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Is Digital Disruption only disruptive if you are not adaptive?

30 Aug 2018

Anders Mum Georg Sorman 

To my mum, running a high-end men’s clothing store in Stockholm, Sweden, digital always seems disruptive. For her, the cold world of purchasing clothes online attacks the heart of buying them in an analogue store – feeling the texture of the fabric, seeing how the item drapes and what else it can be teamed up with. (She also had some very clear ideas on what would be the best future career prospects for me.)

Maybe you see digital as being equally disruptive to your business. If so, I say the same thing to you as I say to my mother: digital is only disruptive if you aren’t adaptive, and here is why:

Use digital technology to move out from the confines of the analogue world ... and BEat Digital Disruption

Let’s look at the case of the recycling waste-pickers – or catadores – in Brazil. People have been picking over waste in Brazil, and making money from selling and recycling what they find, since the 1800s. And, according to Brazil’s environment ministry, only 18 per cent of the country’s recycling occurs as part of a formal program. So, the catadores play a vital role in making sure waste is recycled.

As depicted in movies and documentaries such as Trash and the Oscar-nominated Waste Land, however, the life is harsh, with pickers often subject to disputes and violence, and vulnerable to sickness and disease. With the closing and covering over of Rio de Janeiro’s open-air landfills in the lead up to the 2016 Olympics, many catadores were also out of a job. They were given compensation and promises of projects to educate workers and provide tools to continue working in other areas of recycling, but some illiterate pickers have seen their only source of income go down the drain.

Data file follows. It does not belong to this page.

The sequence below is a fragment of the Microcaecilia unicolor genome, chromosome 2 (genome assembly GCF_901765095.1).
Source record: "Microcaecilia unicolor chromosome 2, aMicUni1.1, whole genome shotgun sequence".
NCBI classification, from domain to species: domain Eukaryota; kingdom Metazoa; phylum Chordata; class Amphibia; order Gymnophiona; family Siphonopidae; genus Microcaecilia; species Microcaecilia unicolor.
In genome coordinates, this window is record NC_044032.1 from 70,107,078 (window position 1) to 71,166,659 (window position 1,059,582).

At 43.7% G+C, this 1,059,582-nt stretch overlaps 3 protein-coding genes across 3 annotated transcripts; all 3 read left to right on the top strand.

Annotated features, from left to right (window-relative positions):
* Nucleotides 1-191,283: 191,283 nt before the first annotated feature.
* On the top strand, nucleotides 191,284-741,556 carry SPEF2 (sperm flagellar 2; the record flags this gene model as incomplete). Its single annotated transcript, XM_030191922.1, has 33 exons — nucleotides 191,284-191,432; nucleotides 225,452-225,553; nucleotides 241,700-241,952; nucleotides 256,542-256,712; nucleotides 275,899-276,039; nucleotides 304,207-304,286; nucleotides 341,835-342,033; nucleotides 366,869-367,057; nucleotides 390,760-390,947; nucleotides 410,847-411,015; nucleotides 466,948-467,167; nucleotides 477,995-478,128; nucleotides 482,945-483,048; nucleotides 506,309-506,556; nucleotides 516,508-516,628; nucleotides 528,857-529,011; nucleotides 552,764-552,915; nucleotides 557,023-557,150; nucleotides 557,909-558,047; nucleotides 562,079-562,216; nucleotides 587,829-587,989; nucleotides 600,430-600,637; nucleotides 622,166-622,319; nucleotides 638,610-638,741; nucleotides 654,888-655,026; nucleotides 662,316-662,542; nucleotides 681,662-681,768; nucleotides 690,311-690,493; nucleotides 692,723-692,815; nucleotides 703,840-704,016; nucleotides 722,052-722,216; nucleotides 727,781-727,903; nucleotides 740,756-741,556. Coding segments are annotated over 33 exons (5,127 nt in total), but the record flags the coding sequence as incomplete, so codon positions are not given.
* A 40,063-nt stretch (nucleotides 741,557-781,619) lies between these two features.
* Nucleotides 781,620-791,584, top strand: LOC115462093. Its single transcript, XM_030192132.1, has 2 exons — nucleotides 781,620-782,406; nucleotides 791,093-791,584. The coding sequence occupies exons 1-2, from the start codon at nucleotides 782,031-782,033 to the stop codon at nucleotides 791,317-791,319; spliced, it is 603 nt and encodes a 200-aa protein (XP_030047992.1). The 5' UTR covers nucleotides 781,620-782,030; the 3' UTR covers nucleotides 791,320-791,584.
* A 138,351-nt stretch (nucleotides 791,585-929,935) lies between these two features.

The catadores in Sao Paulo, however, are finding a way to adapt. As covered by The Economist, these waste pickers can now take advantage of Cataki – an Uber-style app that matches catadores with people who have rubbish that needs clearing away. As well as taking away standard recyclable material, the catadores can also be matched up to take away larger items such as sofas and televisions – likely finding a way to also re-use or recycle these.

Unfortunately, their current circumstances are limiting how adaptive these catadores can be – many don’t own smartphones so have to arrange collections with older style phones. As business improves and the cost of technology continues to drop, more pickers will likely be able to take advantage of this adaptation – and the developer of the app is already planning a future version where users can post photos of the rubbish they need to collect, and the empowered and adaptive catadores can simply swipe to accept or reject the job.

Find your adaptive technology

Don’t let digital disruption leave you and your business on the garbage heap, ready to be picked over by more nimble, adaptive players. Excuse the pun. Instead, think about you can adapt to take advantage of digital advances and connectivity, while never losing your analogue heart.

Click the video below from my keynote at Connect Latam in Rio de Janeiro where I was the futurist-in-residence for Westcon-Comstor in October 2017 - for more of my thoughts on the importance of adaptation (and how annoying it must be for my mum to have a futurist for a son).


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